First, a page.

On Sunday morning, Mike Mendoza will line up on Columbus Drive with 35,000 other runners for the start of the Chicago Marathon. If all goes to plan, he’ll cross the finish line a couple hours later — then head straight to O’Hare International Airport, hop on a flight to Boston and race 26.2 more miles the next morning.
When COVID-19 forced Boston Marathon officials to push the race, usually held in April, to Oct. 11, it gave runners speedy enough to qualify for Boston a unique, if uniquely daunting, challenge: run two iconic U.S. marathons back-to-back, saving Boston’s notorious hills for the finish.
Mendoza, 42, of Mokena, is “kind of dreading” the prospect. But after qualifying for both marathons, the opportunity was too good to pass up.
“It’ll be worth it,” he said. “That’s how a good story starts.”
It won’t be the biggest athletic feat Mendoza has taken on. In 2017, he set the world record for the most 70.3-mile triathlons completed in a year while raising funds for the nonprofit that helped his family after he was severely injured while serving in the U.S. Marine Corps. He has raised more than $70,000 for Semper Fi & America’s Fund since 2017 and aims to raise another $1,000 per marathon this year.
But Mendoza also hopes his racing inspires others, particularly other service members, to consider using sports and recreation as a tool for physical and mental recovery.
“It’s an outlet,” he said. “It’s kind of like hitting that reset button for the day or even for the hour.”
Mendoza, who grew up in the Douglas Park neighborhood, joined the Marines after graduating high school in 1997 and became a sniper. In 2006, while his team was protecting convoys traveling through an area north of Fallujah in Iraq, a grenade exploded next to Mendoza, leaving him with extensive internal injuries that included two collapsed lungs and required doctors to remove his spleen and a portion of his small intestine.
That’s when his family first encountered Semper Fi & America’s Fund, which helps injured service members and their family members. Mendoza said the organization offered financial assistance that helped cover travel expenses and international phone bills that racked up quickly as his wife, Kelly, worked to stay in touch with Mendoza and his doctors as he was transferred from Iraq to Germany and eventually the U.S.
Mendoza recovered but retired from the Marines the following year to begin working as a contractor for the State Department, a role that would allow more time at home with his family he said. Mendoza said he now works for the Department of Defense.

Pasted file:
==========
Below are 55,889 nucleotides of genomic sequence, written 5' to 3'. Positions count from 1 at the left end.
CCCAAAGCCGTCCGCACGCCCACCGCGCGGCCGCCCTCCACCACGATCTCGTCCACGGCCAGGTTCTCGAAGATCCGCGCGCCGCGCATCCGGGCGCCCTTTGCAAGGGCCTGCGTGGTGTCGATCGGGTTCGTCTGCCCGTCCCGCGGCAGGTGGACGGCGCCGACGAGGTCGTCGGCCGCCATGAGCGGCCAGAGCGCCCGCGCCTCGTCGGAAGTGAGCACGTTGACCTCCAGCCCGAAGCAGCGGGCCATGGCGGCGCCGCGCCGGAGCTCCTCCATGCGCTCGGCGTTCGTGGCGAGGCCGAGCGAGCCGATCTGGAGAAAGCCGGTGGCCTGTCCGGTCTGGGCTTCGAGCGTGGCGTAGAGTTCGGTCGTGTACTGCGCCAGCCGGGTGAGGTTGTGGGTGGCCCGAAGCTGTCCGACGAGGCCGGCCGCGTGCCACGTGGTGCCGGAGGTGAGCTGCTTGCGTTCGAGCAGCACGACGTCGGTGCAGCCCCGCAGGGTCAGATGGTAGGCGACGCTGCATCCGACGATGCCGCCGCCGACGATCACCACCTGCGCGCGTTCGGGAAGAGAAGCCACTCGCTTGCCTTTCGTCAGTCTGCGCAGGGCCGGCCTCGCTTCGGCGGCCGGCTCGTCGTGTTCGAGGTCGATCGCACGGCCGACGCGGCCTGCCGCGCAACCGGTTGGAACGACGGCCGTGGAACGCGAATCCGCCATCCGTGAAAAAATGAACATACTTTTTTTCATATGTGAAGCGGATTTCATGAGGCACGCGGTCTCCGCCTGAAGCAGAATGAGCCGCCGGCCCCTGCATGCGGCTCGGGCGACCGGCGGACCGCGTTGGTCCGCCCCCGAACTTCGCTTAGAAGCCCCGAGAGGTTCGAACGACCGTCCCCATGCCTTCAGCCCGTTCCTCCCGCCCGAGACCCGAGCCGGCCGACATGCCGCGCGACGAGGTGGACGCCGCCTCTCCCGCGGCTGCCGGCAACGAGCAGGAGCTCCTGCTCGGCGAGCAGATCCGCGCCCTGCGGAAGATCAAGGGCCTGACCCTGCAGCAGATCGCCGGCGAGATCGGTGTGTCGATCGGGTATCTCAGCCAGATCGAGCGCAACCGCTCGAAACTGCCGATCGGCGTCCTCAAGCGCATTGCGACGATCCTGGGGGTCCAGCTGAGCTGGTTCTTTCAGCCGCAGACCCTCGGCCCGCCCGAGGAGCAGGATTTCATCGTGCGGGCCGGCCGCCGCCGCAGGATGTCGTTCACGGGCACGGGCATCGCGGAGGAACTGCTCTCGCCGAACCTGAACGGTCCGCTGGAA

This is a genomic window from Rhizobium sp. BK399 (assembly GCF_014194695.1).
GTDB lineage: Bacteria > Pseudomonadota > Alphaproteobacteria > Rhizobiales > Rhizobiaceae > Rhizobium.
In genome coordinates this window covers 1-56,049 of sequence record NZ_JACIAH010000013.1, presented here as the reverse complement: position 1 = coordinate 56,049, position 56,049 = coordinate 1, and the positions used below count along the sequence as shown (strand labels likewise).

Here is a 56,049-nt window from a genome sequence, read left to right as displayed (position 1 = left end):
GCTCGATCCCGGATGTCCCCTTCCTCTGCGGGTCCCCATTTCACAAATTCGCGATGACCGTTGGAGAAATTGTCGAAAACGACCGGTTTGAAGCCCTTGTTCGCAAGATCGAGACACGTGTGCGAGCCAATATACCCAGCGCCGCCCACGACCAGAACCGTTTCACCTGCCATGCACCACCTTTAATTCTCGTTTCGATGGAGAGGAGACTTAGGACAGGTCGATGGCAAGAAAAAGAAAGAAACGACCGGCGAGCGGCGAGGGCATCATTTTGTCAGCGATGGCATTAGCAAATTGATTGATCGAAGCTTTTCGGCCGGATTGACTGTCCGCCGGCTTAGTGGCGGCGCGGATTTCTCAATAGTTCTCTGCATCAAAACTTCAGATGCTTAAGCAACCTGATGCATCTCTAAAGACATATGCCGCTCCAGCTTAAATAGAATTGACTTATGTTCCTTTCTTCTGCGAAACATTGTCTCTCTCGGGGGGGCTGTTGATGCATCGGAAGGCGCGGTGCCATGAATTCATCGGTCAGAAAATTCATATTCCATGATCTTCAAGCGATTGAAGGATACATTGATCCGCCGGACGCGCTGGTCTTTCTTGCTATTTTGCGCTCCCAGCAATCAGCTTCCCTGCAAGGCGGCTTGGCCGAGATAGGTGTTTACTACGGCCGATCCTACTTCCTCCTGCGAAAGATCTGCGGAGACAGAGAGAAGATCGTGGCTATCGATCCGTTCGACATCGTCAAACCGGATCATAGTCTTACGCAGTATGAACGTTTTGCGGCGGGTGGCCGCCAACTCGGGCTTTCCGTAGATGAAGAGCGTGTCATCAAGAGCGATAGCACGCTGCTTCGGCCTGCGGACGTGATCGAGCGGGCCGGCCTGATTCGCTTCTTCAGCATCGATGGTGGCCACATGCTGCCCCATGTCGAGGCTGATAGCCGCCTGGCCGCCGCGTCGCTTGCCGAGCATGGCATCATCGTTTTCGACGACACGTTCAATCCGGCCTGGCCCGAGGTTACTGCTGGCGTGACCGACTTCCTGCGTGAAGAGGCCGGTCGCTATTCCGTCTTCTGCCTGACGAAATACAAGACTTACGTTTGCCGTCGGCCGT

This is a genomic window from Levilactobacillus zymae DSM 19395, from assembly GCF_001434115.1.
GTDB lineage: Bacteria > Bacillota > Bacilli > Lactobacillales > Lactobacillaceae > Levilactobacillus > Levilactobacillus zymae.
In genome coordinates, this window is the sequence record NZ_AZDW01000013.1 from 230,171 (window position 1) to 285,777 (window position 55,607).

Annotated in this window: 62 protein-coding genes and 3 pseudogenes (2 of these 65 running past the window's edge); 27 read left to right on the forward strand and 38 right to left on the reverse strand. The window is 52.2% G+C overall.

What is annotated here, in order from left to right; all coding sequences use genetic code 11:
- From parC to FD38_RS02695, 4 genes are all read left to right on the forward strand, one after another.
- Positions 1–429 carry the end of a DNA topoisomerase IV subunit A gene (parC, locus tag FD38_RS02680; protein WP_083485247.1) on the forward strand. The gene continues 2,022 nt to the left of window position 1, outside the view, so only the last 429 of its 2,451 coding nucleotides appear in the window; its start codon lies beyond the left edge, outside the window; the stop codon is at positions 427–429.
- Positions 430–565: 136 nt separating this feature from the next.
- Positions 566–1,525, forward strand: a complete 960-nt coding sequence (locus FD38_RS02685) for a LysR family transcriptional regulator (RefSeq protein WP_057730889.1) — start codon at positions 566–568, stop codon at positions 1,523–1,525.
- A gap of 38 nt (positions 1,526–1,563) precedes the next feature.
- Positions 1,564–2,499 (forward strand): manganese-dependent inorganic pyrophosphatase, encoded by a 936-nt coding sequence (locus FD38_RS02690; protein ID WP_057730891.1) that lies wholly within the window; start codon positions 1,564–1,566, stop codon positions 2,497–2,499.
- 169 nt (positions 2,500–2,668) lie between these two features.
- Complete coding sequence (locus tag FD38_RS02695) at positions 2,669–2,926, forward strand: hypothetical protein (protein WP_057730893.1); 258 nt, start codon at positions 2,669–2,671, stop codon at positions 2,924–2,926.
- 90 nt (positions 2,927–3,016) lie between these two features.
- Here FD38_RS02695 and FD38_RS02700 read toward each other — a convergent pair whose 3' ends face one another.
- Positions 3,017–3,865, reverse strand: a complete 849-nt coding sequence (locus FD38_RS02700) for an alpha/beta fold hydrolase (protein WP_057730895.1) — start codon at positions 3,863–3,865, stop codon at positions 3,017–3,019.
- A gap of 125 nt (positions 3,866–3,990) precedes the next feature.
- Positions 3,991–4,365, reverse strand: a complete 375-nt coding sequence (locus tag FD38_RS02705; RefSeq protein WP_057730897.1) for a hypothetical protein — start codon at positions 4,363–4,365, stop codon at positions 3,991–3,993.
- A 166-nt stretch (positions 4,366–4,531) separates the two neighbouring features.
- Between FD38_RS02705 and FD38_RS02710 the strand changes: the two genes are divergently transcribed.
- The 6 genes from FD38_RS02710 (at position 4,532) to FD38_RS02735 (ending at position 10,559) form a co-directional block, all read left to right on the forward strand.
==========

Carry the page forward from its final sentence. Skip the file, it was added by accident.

He later reconnected with Semper Fi & America’s Fund, attending events with other service members, saying it helped to “be around like-minded people.” Then, in 2015, the organization invited him to run the Marine Corps Marathon in Arlington, Virginia, and Washington.
Mendoza had trained extensively while in the Marines and always stayed in shape. As a kid, and the only one in his group of friends who didn’t own a bike, he ran to keep up. But he never treated running as a sport. He finished in 3 hours, 26 minutes and caught the bug, signing up for everything from 5ks to triathlons.
“I saw a progression of who I started to become,” Mendoza said. “I was staying in shape but now I also had a goal, a purpose.”
Two years later, he decided to try to break the world record for completing the most 70.3-mile triathlons — each of which includes a 1.2-mile swim, 56-mile bike ride and 13.1-mile run — in a year and use the effort to raise money for Semper Fi & America’s Fund, which helped Mendoza buy his triathlon bike. The mark to beat was 23.
He since has raised more than $70,000, and though Guinness World Records credits him with 24 races in 2017, Mendoza said he raced two more triathlons that did not count because the swim portions were shortened because of weather, plus two extra marathons.
After a year in which major races were canceled in 2020, Mendoza was eager to get back on a starting line, though he isn’t aiming for a personal best time in Chicago or Boston. He feels stronger after spending more time weightlifting last year but didn’t get as much endurance training in as he would have like.
Then there’s the hectic travel schedule: a trip to Boston to pick up race materials before running the Chicago Marathon on Sunday, flying back to Boston that afternoon, then waking up at 4 the next morning to catch a bus to his second starting line.
Instead, he’s hoping to set an example for others, including his family — a 12-year-old daughter, who’s a gymnast, 15-year-old son, who’s a wrestler, and Kelly, who will run her first marathon in Chicago on Sunday, though they’ll each run at their own pace.
Mendoza also wants to “see how much I have left in the gas tank” at the finish line.
“I don’t want to be like, ‘Darn it, I should have run harder, or maybe not doubted myself as much,’” he said. “We always have doubts about something, but when you finish, it’s so satisfying.”
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